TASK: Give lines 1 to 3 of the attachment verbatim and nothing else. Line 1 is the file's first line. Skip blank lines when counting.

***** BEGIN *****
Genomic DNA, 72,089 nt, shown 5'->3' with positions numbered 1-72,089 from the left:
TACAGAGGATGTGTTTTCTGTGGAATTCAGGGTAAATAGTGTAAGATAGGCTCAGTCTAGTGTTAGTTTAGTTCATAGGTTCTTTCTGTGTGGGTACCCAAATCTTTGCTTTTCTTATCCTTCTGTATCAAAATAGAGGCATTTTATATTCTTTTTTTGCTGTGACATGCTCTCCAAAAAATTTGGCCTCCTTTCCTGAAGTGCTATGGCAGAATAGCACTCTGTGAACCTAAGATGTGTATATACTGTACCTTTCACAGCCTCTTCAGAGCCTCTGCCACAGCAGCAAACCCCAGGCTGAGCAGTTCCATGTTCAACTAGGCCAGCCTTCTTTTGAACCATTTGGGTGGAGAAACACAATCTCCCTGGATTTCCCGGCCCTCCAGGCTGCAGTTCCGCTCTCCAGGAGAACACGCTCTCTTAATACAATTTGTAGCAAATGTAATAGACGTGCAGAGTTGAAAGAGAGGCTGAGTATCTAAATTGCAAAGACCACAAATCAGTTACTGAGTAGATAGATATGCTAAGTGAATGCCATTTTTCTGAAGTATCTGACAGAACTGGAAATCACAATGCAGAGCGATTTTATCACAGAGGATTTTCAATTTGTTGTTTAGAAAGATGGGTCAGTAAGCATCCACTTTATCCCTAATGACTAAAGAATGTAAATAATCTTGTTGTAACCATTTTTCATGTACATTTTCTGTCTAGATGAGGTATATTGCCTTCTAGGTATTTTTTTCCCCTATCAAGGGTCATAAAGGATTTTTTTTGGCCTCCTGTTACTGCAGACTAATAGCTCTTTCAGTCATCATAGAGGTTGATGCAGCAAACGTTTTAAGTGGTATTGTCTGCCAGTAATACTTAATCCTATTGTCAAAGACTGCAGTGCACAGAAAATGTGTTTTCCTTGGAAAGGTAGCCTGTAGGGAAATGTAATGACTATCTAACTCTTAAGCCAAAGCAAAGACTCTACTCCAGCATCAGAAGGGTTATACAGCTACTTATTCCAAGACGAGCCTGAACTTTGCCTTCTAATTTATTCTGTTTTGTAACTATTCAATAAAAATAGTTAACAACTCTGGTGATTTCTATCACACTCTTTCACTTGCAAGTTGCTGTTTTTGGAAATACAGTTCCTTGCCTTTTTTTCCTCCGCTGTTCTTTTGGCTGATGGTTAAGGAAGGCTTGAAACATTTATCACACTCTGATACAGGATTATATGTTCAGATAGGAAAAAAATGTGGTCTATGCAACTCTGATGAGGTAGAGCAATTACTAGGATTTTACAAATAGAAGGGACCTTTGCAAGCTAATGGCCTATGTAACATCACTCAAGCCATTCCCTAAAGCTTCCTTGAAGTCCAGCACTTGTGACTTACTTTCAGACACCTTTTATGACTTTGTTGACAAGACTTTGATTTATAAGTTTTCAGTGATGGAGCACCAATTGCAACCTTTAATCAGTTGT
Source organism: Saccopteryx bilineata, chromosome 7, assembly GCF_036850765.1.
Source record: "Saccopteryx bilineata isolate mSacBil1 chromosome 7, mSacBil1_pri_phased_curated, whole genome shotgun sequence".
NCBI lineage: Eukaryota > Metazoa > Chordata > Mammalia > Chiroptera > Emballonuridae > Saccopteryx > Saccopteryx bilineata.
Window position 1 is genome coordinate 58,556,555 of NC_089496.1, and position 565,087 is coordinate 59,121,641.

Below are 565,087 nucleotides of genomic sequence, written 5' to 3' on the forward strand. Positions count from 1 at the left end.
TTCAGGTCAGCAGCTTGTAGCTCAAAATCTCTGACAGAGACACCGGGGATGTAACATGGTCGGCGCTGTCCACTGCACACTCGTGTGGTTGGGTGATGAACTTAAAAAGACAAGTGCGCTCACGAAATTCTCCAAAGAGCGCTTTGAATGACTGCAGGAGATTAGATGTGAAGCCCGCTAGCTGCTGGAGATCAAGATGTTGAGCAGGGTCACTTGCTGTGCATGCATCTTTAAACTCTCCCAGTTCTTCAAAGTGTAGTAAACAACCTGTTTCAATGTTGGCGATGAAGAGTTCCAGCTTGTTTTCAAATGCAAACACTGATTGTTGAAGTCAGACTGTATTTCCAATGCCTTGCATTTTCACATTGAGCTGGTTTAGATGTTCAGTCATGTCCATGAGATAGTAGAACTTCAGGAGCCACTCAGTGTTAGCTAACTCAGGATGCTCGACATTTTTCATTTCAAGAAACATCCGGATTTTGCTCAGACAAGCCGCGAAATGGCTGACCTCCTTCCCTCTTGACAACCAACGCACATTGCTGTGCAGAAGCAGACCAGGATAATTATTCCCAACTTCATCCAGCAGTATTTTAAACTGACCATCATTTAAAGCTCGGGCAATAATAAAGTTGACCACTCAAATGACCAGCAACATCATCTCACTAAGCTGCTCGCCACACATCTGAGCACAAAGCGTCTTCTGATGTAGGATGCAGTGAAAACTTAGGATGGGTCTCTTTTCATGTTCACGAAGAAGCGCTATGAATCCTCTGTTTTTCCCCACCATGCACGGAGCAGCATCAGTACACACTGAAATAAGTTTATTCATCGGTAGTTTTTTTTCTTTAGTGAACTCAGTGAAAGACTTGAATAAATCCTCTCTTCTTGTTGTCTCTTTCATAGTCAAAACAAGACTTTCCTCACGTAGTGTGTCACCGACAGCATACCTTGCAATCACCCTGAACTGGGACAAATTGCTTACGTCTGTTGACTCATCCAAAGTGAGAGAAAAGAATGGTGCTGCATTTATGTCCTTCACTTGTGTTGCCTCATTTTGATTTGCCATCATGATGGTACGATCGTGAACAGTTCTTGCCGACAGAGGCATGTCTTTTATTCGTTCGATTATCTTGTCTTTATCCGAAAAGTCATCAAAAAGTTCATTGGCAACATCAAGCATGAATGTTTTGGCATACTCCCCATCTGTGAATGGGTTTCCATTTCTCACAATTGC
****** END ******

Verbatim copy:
Genomic DNA, 72,089 nt, shown 5'->3' with positions numbered 1-72,089 from the left:
TACAGAGGATGTGTTTTCTGTGGAATTCAGGGTAAATAGTGTAAGATAGGCTCAGTCTAGTGTTAGTTTAGTTCATAGGTTCTTTCTGTGTGGGTACCCAAATCTTTGCTTTTCTTATCCTTCTGTATCAAAATAGAGGCATTTTATATTCTTTTTTTGCTGTGACATGCTCTCCAAAAAATTTGGCCTCCTTTCCTGAAGTGCTATGGCAGAATAGCACTCTGTGAACCTAAGATGTGTATATACTGTACCTTTCACAGCCTCTTCAGAGCCTCTGCCACAGCAGCAAACCCCAGGCTGAGCAGTTCCATGTTCAACTAGGCCAGCCTTCTTTTGAACCATTTGGGTGGAGAAACACAATCTCCCTGGATTTCCCGGCCCTCCAGGCTGCAGTTCCGCTCTCCAGGAGAACACGCTCTCTTAATACAATTTGTAGCAAATGTAATAGACGTGCAGAGTTGAAAGAGAGGCTGAGTATCTAAATTGCAAAGACCACAAATCAGTTACTGAGTAGATAGATATGCTAAGTGAATGCCATTTTTCTGAAGTATCTGACAGAACTGGAAATCACAATGCAGAGCGATTTTATCACAGAGGATTTTCAATTTGTTGTTTAGAAAGATGGGTCAGTAAGCATCCACTTTATCCCTAATGACTAAAGAATGTAAATAATCTTGTTGTAACCATTTTTCATGTACATTTTCTGTCTAGATGAGGTATATTGCCTTCTAGGTATTTTTTTCCCCTATCAAGGGTCATAAAGGATTTTTTTTGGCCTCCTGTTACTGCAGACTAATAGCTCTTTCAGTCATCATAGAGGTTGATGCAGCAAACGTTTTAAGTGGTATTGTCTGCCAGTAATACTTAATCCTATTGTCAAAGACTGCAGTGCACAGAAAATGTGTTTTCCTTGGAAAGGTAGCCTGTAGGGAAATGTAATGACTATCTAACTCTTAAGCCAAAGCAAAGACTCTACTCCAGCATCAGAAGGGTTATACAGCTACTTATTCCAAGACGAGCCTGAACTTTGCCTTCTAATTTATTCTGTTTTGTAACTATTCAATAAAAATAGTTAACAACTCTGGTGATTTCTATCACACTCTTTCACTTGCAAGTTGCTGTTTTTGGAAATACAGTTCCTTGCCTTTTTTTCCTCCGCTGTTCTTTTGGCTGATGGTTAAGGAAGGCTTGAAACATTTATCACACTCTGATACAGGATTATATGTTCAGATAGGAAAAAAATGTGGTCTATGCAACTCTGATGAGGTAGAGCAATTACTAGGATTTTACAAATAGAAGGGACCTTTGCAAGCTAATGGCCTATGTAACATCACTCAAGCCATTCCCTAAAGCTTCCTTGAAGTCCAGCACTTGTGACTTACTTTCAGACACCTTTTATGACTTTGTTGACAAGACTTTGATTTATAAGTTTTCAGTGATGGAGCACCAATTGCAACCTTTAATCAGTTGT
Source organism: Saccopteryx bilineata, chromosome 7, assembly GCF_036850765.1.